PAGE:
A former Ontario Liberal political staffer who was charged last year in connection with that province's gas-plant scandal has been welcomed back into her position as executive director of the B.C. Liberal Party.
Laura Miller, who stepped down shortly after she was charged in December, returns as the governing Liberals are revving up their bid to fight for a fifth-consecutive mandate from voters in May of next year.
B.C. Deputy Premier Rich Coleman acknowledged Ms. Miller and her association with the B.C. Liberals was going to be a source of criticism, whether or not she was working with the party.
Given that, Mr. Coleman said it was best that Ms. Miller, whom he considers one of Canada's most talented political organizers, be back in her leadership role.
"The party is better organized and better financed that it has been in a decade. All of that is the type of work that she has done," Mr. Coleman told reporters in Victoria.
After working for the party ahead of the 2013 election, which many expected the B.C. Liberals would lose to the opposition NDP, Ms. Miller was posted to her executive position.
However, last December, the former deputy chief of staff to ex-Ontario Liberal premier Dalton McGuinty was charged along with Mr. McGuinty's former chief of staff, David Livingston.
The charges relate to an alleged plan to delete government e-mails and other documents that could have shed light on the billion-dollar cancellation of two gas-fired power plants – a long-running scandal that continues to dog Ontario's governing Liberal Party.
Ms. Miller and Mr. Livingston have both previously vowed to fight the charges. Ms. Miller could not be reached on Thursday.
Mr. Coleman described the charges against Ms. Miller as "a pretty old case," adding, "Our issue was, is she qualified to do the job? People still want her to be here," he said.
In a statement Thursday, the B.C. party said its executive board was unanimous in deciding to ask Ms. Miller to return to her position, reflecting its "full confidence" in her.
"Laura has been working with her legal counsel to mount a vigorous and successful defence," B.C. Liberal Party president Sharon White said in the statement explaining Thursday's unexpected development. She added that Ms. Miller is now in a position to step back into her role.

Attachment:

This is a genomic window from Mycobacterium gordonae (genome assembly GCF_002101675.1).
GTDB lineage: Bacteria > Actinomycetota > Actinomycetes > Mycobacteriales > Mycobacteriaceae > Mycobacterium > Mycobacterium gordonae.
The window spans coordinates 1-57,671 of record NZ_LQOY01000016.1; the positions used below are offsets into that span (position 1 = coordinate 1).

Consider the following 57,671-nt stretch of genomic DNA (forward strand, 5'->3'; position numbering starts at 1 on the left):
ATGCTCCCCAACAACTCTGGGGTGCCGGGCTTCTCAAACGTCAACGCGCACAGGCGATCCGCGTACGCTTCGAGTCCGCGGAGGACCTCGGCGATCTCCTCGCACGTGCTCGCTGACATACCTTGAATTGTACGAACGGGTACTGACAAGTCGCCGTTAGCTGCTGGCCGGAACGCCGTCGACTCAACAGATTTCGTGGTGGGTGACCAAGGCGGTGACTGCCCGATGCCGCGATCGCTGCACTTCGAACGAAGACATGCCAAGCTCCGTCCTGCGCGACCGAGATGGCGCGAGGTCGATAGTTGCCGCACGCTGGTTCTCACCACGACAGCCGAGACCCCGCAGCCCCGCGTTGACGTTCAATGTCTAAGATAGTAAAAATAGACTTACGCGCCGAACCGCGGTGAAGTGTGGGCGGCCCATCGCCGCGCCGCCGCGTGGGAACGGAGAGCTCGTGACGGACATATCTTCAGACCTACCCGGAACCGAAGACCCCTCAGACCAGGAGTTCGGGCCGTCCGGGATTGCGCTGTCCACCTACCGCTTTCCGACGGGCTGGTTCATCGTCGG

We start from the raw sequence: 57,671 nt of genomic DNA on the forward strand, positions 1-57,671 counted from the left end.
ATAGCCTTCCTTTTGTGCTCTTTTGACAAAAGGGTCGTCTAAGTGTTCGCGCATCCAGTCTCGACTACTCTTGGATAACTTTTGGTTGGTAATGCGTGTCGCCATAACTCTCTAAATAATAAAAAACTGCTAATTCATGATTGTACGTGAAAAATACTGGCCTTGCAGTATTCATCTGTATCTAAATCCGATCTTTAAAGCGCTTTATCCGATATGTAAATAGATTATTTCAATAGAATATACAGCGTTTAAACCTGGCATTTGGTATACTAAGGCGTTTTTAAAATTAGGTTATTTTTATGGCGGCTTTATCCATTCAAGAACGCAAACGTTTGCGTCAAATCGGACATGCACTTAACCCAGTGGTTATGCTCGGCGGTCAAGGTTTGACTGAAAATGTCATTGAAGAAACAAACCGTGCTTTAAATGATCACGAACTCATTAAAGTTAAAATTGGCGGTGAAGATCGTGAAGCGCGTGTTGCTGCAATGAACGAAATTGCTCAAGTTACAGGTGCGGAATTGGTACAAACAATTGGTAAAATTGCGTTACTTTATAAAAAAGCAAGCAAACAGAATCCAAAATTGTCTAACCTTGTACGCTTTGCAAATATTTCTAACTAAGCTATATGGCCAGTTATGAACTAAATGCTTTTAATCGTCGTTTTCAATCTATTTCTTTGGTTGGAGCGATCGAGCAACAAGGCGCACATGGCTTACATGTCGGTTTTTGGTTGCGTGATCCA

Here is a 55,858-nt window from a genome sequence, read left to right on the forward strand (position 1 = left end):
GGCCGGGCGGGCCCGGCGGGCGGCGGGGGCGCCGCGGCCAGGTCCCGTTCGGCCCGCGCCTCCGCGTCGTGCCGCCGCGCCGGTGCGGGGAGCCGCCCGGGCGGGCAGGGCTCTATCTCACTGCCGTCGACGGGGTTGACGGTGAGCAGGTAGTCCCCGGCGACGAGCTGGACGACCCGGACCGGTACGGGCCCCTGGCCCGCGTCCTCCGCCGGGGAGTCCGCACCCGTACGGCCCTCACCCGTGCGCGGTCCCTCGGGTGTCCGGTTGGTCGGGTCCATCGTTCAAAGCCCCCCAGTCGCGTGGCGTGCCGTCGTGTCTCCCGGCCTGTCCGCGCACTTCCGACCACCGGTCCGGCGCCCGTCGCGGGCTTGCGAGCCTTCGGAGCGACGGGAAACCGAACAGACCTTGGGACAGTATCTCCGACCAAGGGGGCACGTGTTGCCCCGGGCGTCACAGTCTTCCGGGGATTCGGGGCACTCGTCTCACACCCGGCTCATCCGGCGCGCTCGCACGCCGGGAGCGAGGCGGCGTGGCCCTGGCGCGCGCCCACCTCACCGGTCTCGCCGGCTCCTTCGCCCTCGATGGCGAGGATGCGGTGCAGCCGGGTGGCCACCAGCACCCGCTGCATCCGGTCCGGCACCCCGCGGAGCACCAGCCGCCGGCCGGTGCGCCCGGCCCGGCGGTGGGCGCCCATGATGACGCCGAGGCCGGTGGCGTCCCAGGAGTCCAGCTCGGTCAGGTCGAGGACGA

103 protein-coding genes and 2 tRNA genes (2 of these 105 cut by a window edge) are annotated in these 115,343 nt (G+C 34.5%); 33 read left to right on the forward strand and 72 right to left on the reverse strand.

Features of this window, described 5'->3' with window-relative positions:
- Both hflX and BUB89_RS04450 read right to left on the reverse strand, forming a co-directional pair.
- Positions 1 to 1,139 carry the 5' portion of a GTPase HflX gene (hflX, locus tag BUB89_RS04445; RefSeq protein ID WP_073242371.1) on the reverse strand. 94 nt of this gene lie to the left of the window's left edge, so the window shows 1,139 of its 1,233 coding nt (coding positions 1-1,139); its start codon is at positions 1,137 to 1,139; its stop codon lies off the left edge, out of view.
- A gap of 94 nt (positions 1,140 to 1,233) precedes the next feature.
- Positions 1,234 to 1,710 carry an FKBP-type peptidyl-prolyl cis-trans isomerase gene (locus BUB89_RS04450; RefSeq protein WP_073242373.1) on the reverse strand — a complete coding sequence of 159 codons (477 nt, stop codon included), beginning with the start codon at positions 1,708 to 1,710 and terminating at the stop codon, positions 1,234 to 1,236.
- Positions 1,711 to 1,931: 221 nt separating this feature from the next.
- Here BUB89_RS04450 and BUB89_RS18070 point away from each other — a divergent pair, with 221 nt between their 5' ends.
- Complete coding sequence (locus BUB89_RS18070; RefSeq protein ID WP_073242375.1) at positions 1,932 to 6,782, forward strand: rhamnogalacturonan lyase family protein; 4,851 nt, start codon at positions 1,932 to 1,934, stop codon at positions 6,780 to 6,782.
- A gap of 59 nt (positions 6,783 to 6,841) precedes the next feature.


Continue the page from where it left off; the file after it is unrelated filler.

B.C. Premier Christy Clark was also quoted in the statement, saying the decision to welcome back Ms. Miller is "the fair and right approach" and that she fully supports Ms. Miller. Ms. Clark also says the decision respects "the fundamental principle" that people are innocent until proven guilty.
Mr. Coleman said it's his sense that the public understands people have a right to organize their defence in these cases, but also the right to work. He declined to comment on what would happen to Ms. Millers' association with the Liberals if she is convicted.
But John Horgan, leader of the opposition NDP in B.C., said the governing party's decision was not one he would have taken in similar circumstances.
"I guess it's okay to have, at the head of their organization, someone facing breach of trust and mischief charges in another jurisdiction. I wouldn't make that choice," Mr. Horgan said in an interview.
He acknowledged that Ms. Miller is innocent until proven guilty, but facing very serious allegations.
He said the public may have a challenge rationalizing the situation as the B.C. Liberals have chosen to do. "The public sets a high standard for elected officials and a high standard for officials who work for elected officials," he said.
Ms. Miller set up a crowdfunding page to raise money for her legal defence. As of Thursday, it had raised more than $70,000.